New code only requires a light Agent, TaskWorker to work tasks, callbacks, and events, ResourcePool to handle data and queuing of tasks, events, callbacks, etc. and much more simplified engine integration systems.

Most interaction is now done in the following forms:public static void issueTask(Agent agent, TaskHandler task, CallBackHandler callBack, params object[] parameters)public static void emit(string eventName, Agent agent, params object[] parameters)
In this way, you can issue tasks like so:ResourcePool.issueTask(agent, doSomething, delegate(TaskObject to){ //handle callback}, 1, DateTime.Now, "foo");public TaskObject doSomething(TaskObject to){ //do stuff and return a TO for the callback}
As well as handle and issue events like so:ResourcePool.on("CUSTOM_EVENT_NAME", agent, delegate(EventObject eo){ //handle event here});ResourcePool.emit("CUSTOM_EVENT_NAME", agent, 1, DateTime.Now, "foo");
What makes it particularly useful, is that you can use anonymous delegates or named ones, whatever fits your desire, the new ACB doesn't care.

But, with anything concurrent, there is always the chance that you'll have to issue something synchronous, like working with List structures in specific ways. That is why i also built in a Synchronous Operation and supporting system. It guarantees that the code passed to it will be performed in-sync on the game engine when the SyncOperationSystem is called to process. It looks kinda like this:public static void issueSyncOperation(string syncEvent, Agent agent, Operation operation, params object[] parameters)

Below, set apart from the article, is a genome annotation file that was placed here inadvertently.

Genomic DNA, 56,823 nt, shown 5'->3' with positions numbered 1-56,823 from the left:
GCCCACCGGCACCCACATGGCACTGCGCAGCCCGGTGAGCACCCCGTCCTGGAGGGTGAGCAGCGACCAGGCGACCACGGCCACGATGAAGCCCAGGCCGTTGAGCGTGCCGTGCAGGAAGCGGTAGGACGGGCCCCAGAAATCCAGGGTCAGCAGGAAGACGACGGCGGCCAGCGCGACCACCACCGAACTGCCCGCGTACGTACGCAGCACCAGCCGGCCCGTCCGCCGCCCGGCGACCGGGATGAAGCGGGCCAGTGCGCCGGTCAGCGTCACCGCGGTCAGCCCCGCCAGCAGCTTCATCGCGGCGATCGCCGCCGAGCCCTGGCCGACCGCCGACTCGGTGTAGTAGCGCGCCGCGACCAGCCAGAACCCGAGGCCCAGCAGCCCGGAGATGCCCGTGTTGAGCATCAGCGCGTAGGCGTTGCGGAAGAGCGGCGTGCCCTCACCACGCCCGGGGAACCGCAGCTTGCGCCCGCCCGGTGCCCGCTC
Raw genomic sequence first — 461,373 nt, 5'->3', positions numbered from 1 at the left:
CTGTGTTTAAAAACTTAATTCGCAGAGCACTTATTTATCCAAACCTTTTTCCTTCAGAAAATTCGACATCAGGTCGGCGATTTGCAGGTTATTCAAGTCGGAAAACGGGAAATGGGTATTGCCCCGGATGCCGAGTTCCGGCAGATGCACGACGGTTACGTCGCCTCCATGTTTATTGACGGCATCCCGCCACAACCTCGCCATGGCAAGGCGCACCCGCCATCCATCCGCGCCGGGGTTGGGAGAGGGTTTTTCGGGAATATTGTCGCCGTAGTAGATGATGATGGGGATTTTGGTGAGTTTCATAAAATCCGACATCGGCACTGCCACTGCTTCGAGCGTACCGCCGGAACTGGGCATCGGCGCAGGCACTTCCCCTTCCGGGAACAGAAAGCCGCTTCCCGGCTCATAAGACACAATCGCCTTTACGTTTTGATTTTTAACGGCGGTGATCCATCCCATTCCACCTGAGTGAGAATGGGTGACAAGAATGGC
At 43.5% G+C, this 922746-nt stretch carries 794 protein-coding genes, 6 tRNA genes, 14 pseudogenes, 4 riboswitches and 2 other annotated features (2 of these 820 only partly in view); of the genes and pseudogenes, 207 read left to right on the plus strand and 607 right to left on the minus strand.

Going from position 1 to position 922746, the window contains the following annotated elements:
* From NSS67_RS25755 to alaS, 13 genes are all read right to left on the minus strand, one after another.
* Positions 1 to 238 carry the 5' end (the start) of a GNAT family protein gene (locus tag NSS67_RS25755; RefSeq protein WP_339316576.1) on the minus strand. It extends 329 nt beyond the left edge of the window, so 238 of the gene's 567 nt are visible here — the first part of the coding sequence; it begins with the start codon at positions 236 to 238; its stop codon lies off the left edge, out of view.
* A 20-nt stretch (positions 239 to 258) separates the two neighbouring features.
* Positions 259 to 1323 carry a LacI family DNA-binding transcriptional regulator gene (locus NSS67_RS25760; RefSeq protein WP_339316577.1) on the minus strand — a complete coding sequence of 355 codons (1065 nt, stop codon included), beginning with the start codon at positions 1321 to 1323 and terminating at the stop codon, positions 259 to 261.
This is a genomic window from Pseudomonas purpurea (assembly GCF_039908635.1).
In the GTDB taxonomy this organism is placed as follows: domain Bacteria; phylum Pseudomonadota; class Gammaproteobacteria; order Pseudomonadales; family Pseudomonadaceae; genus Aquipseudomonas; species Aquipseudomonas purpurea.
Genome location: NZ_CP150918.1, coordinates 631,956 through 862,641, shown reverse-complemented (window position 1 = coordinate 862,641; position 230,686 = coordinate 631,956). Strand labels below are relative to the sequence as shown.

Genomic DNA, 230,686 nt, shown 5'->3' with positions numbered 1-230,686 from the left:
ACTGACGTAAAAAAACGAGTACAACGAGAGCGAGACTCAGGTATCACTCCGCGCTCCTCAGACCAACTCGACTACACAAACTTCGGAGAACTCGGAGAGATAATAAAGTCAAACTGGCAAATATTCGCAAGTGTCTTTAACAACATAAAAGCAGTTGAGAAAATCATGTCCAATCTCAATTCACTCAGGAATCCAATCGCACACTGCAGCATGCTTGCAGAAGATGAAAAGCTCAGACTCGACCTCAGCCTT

When it is finished, it will emit an event called syncEvent if you want to handle something after it was called.

"So, NetGnome, what can i use this for?"
Anything you want. Hell, I actually built a crappy http server out of this and it was able to serve very simple static webpages at about 12k requests per second at a concurrency of 4000 with 8 threads (i haven't upped my open file limit higher, so i don't know if it could take-on the C10K challenge ). As long as you conform to the delegate structure below, you can run anything you want in it.public delegate void CallBackHandler(TaskObject taskObject);public delegate TaskObject TaskHandler(TaskObject taskObject);public delegate void EventCallBackHandler(EventObject eventObject);public struct TaskObject{ public TaskHandler Task; public CallBackHandler CallBack; public Agent Agent; public object[] Parameters;} public struct EventObject{ public string Name; public Agent Agent; public object[] Parameters;}
Some other interesting notes, I've set up the task workers to run both by count and by timing. So if you want it only to process 5 tasks, 30 events, and 2000 callbacks per cycle, you can do that; or if you would rather it only work as long as 3000 ticks before the thread sleeps for 0 - n ticks, you can do that too.

Overall, the changes have worked great and performance is great and programming for it is about 100x easier now

If you want to check it out, head over to the repo on GitHub (note: you'll also need my ECSFramework to make it work).

Anyway, that's all for now!